Rajnesh Singh, Director Asia Pacific Regional Bureau Internet Society highlighted the challenges that trade committees and negotiators face - from uneven representation of nations, and resources to varying interpretation of the same issue. The push to regulate cross-border e-commerce underlines the need for concerted effort from civil society, academia and the technical community to ensure user rights are being inserted in these agreements.

Ms Duangthip Chomprang, Director for Regional Cooperation and Assistance at the International Institute for Trade and Development pointed out key factors behind regional efforts to push ICT issues through trade. First, almost 70% of all global preferential trade agreements are in the Asia Pacific region, and there has also been a steady decoupling between developed and developing countries of the region. This has created the political will to push for provisions on the digital economy. Second an important, if often overlooked linkage is between the United Nations’ Sustainable Development Goals (SDG) which includes provisions to ensure trade and commerce agreements contribute to the achievement of these goals.

While there is a long way to go in improving transparency of the RCEP negotiations it was encouraging to have Mr Akhuputra, Chair the Working Group on e-Commerce (WGEC) to provide insights both into the process and the challenges of including as yet unresolved technological issues. Though the RCEP negotiations are in the 19th round the WGEC has had nine meetings so far. Mr Akhuputra suggested that the next round in South Korea may be the final meeting of the e-commerce negotiators.

Although the text remains secret, the e-commerce chapter is believed to be shorter and less detailed than the chapters on goods and services. Rules and text included will be broad enough to factor for the development gaps between participating countries. A provision likely to make an appearance, since it is included in more than 40% of the 90 trade agreements that are active in the region, covers paperless trade. Provisions for the use of international standards for paperless trade would apply to electronic authentication, e-signatures and e-documents. He highlighted the tensions between push for technologies such as blockchain and smart contracts and inclusion of text in trade agreements that seek "mutual recognition" and compliance with "international standards".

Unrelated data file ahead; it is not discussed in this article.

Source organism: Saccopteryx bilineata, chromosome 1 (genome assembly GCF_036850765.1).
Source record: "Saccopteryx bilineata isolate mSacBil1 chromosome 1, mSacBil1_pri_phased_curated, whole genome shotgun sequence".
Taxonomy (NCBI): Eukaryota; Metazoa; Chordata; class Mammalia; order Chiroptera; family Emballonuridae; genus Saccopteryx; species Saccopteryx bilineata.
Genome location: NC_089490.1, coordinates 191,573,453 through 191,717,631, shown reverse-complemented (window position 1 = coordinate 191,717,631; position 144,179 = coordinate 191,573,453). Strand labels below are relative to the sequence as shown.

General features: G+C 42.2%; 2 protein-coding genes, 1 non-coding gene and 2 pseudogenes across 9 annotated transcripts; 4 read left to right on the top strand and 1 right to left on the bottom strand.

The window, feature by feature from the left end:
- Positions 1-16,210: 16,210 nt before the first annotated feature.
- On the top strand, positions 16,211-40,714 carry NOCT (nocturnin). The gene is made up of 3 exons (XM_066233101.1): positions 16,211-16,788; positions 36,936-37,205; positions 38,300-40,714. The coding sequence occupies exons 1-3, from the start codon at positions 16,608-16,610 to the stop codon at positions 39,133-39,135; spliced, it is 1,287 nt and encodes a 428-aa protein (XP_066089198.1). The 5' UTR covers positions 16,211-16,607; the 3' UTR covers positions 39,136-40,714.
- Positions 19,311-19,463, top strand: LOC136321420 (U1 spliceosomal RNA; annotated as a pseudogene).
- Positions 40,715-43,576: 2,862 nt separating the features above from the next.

Complicating the work of WGEC are traditional segregations of areas such as goods and services which are not as easy to import in the digital context. For example, rules on electronic transmissions and goods are negotiated separately in trade agreements. However there is no consensus on how to treat electronic transmissions that transform into goods. Provisions on electronic transmission and services could impact the regulation of 3D printing technologies which are expected to shape the future of medical ecosystem in developing and less developed nations.

We are far from seeing which concerns have been addressed or what the final text will look like, but the contours of RCEP on e-commerce are beginning to materialise. Even though these details are just emerging, it may already be too late for civil society to influence the drafting of specific provisions as the WGEC is attempting to freeze the text. However, there remains a small chance that the Trade Negotiating Committee may decide to extend negotiations or open up specific issues.

For now it seems that the e-commerce chapter is going to be less ambitious and contentious than that of the TPP. Nonetheless EFF will continue to maintain a close eye on e-commerce developments in the RCEP, and continue to advocate for better transparency and public access to the negotiations.

You can watch the full video of the discussions in our workshop here: https://www.youtube.com/watch?v=dpFsJjWaeB4&t=744s